Sara Lewis describes trying to negotiate with Auckland Transport as “a nightmare”.
A Takatu Road resident is livid that works associated with the current road sealing programme could leave her with an enormous bill because she claims the contractors are refusing to put in place adequate slip management measures.
Sara Lewis has lived on the road for seven years and has several kilometres of road frontage. She says she has tried to be accommodating despite losing large tracts of vegetation along the roadside, which was stabilising the slip-prone land.
“The road reserve has completely gone and I can already see cracks along my driveway where the land is subsiding,” she says. “Goodness knows what will happen when it rains.”
But Sara’s real concern is a corner, just past her gate, which has been sheared back to her property boundary.
“I was promised a robust solution, but what they have provided – a single row of rocks about two metres high – is grossly inadequate. I’ve been sold down the river. I’m powerless to do anything now and when the side of the bank slips on to the road, I know from prior experience that Auckland Transport (AT) will tell me it’s my problem. Rather than spend the money now putting in adequate preventative measures, they are going to let it happen and send me the bill.”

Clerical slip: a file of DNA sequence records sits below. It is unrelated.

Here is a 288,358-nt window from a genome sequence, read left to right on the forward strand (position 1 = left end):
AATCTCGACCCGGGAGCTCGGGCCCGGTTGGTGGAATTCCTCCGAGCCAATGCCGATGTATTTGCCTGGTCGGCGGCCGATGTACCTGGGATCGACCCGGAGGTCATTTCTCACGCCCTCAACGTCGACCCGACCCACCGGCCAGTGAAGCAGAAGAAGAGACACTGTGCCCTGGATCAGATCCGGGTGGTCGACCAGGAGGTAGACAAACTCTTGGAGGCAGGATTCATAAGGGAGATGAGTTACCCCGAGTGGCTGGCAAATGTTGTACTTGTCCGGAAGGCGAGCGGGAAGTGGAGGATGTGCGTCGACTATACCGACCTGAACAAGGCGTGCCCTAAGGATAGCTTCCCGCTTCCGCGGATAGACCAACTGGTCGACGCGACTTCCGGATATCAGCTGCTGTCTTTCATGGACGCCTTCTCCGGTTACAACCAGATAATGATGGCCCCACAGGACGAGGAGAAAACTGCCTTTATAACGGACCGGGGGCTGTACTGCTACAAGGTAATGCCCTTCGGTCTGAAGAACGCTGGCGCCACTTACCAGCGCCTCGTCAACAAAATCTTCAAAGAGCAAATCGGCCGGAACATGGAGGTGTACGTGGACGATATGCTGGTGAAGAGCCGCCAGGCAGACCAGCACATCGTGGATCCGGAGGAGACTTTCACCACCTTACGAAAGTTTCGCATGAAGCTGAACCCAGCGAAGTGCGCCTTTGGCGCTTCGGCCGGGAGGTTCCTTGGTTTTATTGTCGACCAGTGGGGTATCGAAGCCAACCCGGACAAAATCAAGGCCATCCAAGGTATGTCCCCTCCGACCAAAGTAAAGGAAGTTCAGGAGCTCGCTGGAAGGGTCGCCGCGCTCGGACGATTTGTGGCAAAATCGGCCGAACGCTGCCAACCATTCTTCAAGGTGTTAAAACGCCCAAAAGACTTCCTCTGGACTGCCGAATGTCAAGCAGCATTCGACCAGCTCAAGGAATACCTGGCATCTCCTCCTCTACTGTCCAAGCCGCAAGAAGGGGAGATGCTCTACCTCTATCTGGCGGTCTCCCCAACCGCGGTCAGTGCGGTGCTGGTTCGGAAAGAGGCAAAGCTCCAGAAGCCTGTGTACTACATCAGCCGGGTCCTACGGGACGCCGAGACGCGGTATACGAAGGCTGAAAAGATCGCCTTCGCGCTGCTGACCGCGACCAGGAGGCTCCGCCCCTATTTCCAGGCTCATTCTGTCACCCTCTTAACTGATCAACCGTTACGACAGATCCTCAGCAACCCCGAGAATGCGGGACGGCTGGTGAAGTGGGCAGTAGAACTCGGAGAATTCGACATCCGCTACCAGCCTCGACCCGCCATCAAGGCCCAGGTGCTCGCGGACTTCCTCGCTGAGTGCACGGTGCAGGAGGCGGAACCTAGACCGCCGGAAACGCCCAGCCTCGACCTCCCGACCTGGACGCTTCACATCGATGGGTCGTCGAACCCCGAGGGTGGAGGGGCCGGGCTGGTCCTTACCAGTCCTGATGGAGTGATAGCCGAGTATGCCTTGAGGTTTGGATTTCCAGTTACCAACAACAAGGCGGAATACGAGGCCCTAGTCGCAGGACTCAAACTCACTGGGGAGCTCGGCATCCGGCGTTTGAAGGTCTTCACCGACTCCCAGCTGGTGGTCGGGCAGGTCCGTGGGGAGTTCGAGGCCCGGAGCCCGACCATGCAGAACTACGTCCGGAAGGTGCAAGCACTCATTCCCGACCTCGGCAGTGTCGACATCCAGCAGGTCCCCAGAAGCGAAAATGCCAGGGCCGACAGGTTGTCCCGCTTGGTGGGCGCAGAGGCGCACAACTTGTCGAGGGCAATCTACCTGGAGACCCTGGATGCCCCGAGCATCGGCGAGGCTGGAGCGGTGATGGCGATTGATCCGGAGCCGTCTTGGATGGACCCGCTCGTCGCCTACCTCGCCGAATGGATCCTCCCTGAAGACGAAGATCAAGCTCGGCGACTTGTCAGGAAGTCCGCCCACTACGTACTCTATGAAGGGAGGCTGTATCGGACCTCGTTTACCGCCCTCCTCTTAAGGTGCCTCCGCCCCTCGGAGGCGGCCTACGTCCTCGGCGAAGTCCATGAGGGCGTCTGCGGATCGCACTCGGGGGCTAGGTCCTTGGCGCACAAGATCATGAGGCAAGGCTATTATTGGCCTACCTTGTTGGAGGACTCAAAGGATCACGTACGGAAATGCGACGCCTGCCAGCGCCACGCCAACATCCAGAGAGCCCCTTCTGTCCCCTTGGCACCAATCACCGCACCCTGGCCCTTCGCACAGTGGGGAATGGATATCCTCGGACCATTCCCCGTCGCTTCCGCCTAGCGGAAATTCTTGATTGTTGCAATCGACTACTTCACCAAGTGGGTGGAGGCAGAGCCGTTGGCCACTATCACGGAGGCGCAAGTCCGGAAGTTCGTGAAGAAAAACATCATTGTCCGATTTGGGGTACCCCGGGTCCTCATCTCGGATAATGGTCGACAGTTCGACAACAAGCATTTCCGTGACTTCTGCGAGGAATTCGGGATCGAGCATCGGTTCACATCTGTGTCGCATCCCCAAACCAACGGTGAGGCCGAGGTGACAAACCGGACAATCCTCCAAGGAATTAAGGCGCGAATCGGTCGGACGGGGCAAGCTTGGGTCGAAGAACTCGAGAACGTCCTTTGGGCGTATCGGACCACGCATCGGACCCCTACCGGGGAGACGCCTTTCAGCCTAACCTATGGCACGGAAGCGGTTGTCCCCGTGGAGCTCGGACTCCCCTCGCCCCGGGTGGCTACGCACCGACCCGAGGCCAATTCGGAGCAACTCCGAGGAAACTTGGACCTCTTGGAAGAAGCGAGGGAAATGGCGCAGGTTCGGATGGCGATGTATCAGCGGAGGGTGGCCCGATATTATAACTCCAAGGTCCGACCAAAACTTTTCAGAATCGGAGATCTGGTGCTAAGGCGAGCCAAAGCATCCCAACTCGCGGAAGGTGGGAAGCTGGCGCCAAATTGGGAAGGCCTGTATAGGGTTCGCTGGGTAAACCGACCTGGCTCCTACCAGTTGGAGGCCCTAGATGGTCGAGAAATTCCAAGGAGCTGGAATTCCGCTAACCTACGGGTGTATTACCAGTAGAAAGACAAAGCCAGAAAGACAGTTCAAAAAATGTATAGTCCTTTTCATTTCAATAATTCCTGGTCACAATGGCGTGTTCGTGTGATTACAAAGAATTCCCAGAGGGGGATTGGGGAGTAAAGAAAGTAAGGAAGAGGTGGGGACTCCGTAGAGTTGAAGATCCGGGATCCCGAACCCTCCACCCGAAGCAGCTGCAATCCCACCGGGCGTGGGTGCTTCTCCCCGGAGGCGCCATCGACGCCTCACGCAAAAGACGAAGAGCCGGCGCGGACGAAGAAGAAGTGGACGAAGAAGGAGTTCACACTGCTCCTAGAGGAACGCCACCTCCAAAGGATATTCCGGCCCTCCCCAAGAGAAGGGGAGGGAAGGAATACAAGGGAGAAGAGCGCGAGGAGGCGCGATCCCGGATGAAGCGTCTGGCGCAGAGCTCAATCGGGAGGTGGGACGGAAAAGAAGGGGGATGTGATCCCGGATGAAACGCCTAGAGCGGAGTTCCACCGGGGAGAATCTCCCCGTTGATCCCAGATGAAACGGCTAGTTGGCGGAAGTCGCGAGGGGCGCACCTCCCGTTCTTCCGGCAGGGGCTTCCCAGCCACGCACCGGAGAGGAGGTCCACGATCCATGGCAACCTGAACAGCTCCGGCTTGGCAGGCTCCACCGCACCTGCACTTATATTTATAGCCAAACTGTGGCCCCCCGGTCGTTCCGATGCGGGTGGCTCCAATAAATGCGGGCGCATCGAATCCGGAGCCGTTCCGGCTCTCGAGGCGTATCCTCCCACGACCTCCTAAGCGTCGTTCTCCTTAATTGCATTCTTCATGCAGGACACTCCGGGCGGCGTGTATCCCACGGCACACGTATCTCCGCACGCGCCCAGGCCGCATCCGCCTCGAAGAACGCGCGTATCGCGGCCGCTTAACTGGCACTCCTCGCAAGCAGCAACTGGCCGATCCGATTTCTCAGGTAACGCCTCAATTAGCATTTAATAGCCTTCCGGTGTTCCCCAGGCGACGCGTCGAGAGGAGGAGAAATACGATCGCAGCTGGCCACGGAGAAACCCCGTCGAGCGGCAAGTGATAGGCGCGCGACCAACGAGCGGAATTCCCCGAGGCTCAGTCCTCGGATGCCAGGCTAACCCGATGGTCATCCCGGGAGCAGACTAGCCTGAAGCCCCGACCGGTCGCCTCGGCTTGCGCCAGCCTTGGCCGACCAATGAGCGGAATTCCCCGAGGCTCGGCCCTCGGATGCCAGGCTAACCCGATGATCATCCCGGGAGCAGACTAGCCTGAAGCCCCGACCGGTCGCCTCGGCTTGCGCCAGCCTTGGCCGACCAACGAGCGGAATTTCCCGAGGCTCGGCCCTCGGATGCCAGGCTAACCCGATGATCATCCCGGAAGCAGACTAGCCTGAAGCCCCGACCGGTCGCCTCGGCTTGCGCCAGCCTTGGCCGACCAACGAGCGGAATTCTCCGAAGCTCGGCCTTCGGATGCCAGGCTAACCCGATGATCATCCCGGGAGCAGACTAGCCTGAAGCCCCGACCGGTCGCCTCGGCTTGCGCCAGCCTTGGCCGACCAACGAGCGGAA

Sara says assurances that the exposed bank will be covered in coconut matting and sprayed with kikuyu grass seed is little comfort.
“They’ve done that in other sections and it’s not working. The geo-tech engineers involved in this project are based in Hamilton and have a one-size-fits-all approach. They just have no experience of this type of soil, which is heavy clay but friable.”
Sara knows from experience how unstable her land is.
When Cyclone Wilma hit in 2011, a large section of the adjoining road reserve, about 10 metres from her house, disappeared.
“AT refuses to accept any liability and has left me to resolve the problem. The estimated cost of repairs is $112,000. The Earthquake Commission is prepared to contribute $2150, but AT says the rest of the bill is mine. As a result, the slip is still unrepaired and in heavy rain last June, it regressed further. Several contractors and engineers have expressed surprise that Auckland Council isn’t doing anything to help.
“If the current bank slips, it will be twice the size of the 2011 event.
“If the road reserve had not been cut back so severely, I would not be in this position.”
Sara says a headland, which forms part of her property, is also of cultural significance.
“A Maori pa site is immediately to the right of the big slip, with the finest example of a palisade ditch the historians have seen, plus habitation terraces around it.”
AT is working on 4.5km of Takatu Road and the project is expected to be completed by September.
AT was invited to comment, but did not respond by the paper’s deadline.